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Cardiovascular Changes With Advancing Age
The most significant age-related changes in cardiovascular function occur at birth in both sexes and with menopause in women. Though changes in metabolism occur with aging that affect all body systems, researchers now believe cardiovascular health does not inherently decline simply as a function of aging. Diabetes, obesity, lack of physical exercise, and cigarette smoking are the leading causes of acquired cardiovascular disease (cvd) among adults.
The effects of these factors are cumulative; they are more likely to result in disease the longer they exist and the more of them are present. Accordingly, the risk for acquired cardiovascular disease increases with age because as people get older they tend to develop health conditions that set the stage for cardiovascular deterioration. Most researchers believe these risks are mutable (changeable) through lifestyle.
Cardiovascular Changes at Birth
The cardiovascular system is among the first body systems to develop in the embryo, with the rudimentary heart beginning to beat at three weeks gestational age. The heart fully forms, and a rudimentary circulatory network develops and functions, by eight weeks gestational age.
Before birth, the fetus draws its oxygen supply from its mother’s blood supply, in an exchange that takes place across a membrane in the placenta (fetal and maternal blood supplies do not mix). accordingly, the fetal lungs do not function. Blood flows to and from the fetus through the umbilical arteries and veins (umbilical cord).
In the adult heart the right ventricle pumps blood through the pulmonary arteries to the lungs for oxygenation. The blood returns to the heart via the pulmonary veins. Because the fetal lungs are nonfunctional, the fetal circulatory system bypasses the lungs.
An opening (shunt) between the atria, the foramen ovale, allows blood to flow from the right atrium to the left atrium, which pumps it to the left ventricle. A small amount of blood goes from the right atrium to the right ventricle, which pumps it into the pulmonary artery.
A shunt between the aorta and the pulmonary artery, the ductus arteriosus, directs the blood into the aorta where it mixes with the blood the left ventricle pumps into the aorta. With the first breath following birth the lungs inflate and the changes in pressure initiate a series of biochemical actions that cause these shunts to close, establishing blood circulation through the lungs.
Within a few days of birth the ductus arteriosus becomes the ligamentum arteriosum, a strip of connective tissue that stabilizes the aorta and the pulmonary artery. The umbilical veins retreat to form the round ligament supporting the liver and the umbilical arteries to form ligaments that support the abdominal muscles.
Cardiovascular Changes at Menopause
Estrogen, the hormone responsible for female fertility, is essential for lipid metabolism. The high estrogen levels that mark fertility seem to exert a protective action on a woman’s cardiovascular system, lowering the likelihood for hyperlipidemia and related health conditions such as atherosclerosis and coronary artery disease (cad). During the 35 to 40 years of her fertility, a woman’s risk for cardiovascular disease is a third to half that of a man of comparable age and health status.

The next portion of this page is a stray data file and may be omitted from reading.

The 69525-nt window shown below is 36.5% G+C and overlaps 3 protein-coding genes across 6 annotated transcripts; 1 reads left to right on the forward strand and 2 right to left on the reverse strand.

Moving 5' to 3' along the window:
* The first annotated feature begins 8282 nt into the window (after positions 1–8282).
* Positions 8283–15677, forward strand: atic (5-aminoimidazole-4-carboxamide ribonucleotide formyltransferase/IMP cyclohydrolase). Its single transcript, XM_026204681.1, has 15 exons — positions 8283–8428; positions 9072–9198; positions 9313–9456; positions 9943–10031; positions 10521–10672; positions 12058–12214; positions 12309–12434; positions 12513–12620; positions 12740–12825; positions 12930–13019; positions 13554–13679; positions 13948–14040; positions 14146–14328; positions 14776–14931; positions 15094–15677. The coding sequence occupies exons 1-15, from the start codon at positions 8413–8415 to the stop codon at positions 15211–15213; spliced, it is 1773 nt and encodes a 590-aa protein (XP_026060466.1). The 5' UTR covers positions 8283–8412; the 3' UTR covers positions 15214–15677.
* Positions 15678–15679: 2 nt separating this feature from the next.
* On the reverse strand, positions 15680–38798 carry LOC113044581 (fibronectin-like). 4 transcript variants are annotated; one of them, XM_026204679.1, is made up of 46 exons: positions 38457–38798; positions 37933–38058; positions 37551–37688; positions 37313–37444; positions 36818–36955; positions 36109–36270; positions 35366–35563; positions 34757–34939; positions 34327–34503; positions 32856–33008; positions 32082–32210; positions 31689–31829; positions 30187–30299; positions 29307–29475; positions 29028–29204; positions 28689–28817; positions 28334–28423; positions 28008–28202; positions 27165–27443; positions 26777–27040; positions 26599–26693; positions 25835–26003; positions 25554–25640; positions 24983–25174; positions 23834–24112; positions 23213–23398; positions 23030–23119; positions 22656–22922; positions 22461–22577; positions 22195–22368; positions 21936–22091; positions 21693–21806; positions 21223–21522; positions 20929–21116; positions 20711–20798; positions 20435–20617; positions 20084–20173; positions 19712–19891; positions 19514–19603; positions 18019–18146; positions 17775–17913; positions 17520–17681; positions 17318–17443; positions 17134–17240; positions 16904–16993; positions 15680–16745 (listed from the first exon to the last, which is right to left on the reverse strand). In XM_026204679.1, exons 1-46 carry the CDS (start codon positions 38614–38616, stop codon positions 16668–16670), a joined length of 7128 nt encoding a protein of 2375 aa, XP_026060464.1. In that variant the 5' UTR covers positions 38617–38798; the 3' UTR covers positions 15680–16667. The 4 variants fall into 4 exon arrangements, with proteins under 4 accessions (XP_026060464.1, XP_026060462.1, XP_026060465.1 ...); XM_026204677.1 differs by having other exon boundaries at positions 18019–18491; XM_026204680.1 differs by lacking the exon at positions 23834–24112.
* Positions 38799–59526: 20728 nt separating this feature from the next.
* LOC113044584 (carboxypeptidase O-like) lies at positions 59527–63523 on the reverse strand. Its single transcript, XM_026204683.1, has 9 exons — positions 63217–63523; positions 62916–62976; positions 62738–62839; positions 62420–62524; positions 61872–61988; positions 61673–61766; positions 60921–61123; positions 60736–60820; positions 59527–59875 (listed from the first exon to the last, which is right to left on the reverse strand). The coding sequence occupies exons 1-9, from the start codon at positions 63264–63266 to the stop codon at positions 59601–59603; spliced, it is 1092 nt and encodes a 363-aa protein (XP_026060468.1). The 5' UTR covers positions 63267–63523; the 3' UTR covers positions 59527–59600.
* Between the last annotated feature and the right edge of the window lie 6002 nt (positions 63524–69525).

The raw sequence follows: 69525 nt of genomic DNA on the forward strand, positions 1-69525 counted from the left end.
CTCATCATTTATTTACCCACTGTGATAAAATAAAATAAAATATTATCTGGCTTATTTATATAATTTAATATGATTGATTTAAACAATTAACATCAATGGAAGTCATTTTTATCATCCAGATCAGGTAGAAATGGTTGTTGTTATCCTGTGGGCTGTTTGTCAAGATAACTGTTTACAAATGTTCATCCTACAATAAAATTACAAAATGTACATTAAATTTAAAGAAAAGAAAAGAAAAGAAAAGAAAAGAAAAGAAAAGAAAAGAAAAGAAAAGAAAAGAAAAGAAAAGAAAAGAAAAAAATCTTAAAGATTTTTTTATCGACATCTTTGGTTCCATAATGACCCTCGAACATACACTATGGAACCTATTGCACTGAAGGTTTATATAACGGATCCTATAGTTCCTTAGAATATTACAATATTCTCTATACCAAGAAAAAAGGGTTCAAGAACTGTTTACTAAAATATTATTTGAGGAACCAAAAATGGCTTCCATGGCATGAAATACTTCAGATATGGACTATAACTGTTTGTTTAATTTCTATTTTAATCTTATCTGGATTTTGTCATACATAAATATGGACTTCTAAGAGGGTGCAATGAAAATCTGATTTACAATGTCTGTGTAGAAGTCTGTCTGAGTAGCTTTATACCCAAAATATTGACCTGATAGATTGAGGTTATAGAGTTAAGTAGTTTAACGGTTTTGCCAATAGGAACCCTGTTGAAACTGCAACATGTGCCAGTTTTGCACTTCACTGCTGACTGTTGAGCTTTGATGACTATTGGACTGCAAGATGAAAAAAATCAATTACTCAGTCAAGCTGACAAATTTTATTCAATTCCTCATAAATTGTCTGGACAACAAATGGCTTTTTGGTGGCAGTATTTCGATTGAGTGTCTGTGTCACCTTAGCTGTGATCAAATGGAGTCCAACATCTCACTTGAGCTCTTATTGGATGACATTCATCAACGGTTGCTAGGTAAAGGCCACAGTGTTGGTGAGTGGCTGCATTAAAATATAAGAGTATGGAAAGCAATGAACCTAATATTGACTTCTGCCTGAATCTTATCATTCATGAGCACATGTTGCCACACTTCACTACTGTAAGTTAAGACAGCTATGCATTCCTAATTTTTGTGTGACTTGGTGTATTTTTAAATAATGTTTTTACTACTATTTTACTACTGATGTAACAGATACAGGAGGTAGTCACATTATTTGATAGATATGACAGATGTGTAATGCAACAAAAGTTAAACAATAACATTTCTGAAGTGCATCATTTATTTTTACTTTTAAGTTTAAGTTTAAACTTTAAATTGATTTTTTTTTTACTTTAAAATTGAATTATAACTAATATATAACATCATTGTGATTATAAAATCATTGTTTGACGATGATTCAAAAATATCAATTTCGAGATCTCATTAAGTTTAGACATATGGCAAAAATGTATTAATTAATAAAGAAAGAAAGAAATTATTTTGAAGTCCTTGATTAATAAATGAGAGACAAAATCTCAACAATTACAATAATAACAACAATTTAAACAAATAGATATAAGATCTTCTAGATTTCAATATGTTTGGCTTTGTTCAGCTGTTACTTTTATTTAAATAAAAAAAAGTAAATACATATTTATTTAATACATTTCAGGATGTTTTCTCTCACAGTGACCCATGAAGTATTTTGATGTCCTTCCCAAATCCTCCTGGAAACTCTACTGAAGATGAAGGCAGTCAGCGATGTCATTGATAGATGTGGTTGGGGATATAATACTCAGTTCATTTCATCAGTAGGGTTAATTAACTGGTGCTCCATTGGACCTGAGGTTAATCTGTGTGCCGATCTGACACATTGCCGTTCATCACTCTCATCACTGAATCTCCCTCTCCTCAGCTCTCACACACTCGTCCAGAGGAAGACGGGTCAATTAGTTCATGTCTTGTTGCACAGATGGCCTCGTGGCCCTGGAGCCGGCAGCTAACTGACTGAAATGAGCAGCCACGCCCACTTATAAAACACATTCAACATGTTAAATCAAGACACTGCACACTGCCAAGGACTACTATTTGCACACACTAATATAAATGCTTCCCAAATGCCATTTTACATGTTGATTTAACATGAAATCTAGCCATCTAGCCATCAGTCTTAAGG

At menopause estrogen levels drop significantly and a woman’s risk for cardiovascular disease takes a significant jump. some studies suggest that during the first five years following menopause, a woman’s risk for heart attack is greater than that of a man who is of comparable age and health status.
Hormone replacement therapy (HRT) to restore estrogen levels after menopause became a standard medical approach in the 1950s. In the 1990s numerous studies revealed significant increases in the risks for breast cancer and uterine cancer associated with HRT as well as failed to find supportive evidence that HRT improved cardiovascular health in women after menopause, and health experts withdrew recommendations for its routine use.
Current recommendations suggest women, like men, make nutritious eating choices, get daily physical exercise, maintain healthy weight, and not smoke as the key preventive measures to lower their risk for cardiovascular disease in midlife and beyond.
Lifestyle Choices to Maintain Cardiovascular Health
Current research strongly supports the role of lifestyle choices in maintaining cardiovascular health, even to the extent that many researchers believe appropriate choices beginning in early childhood could prevent as much as 90 percent of acquired cardiovascular disease. Healthy adults who are in their 70s and 80s who do not have any form of cardiovascular disease or other chronic health conditions do not have significant changes in cardiovascular function.
Weight management, not smoking, nutritious food choices, and daily physical exercise are the cornerstones of lifestyle measures to preserve cardiovascular health. Many researchers believe the healthy cardiovascular system has the capacity to function efficiently well into the eighth decade of life and beyond.
See also CARDIOVASCULAR DISEASE PREVENTION; CONGENITAL HEART DISEASE; ESTROGENS; LIFESTYLE AND CARDIOVASCULAR HEALTH; LIGAMENT; MUSCLE; PREGNANCY; SMOKING CESSATION; WEIGHT LOSS AND WEIGHT MANAGEMENT.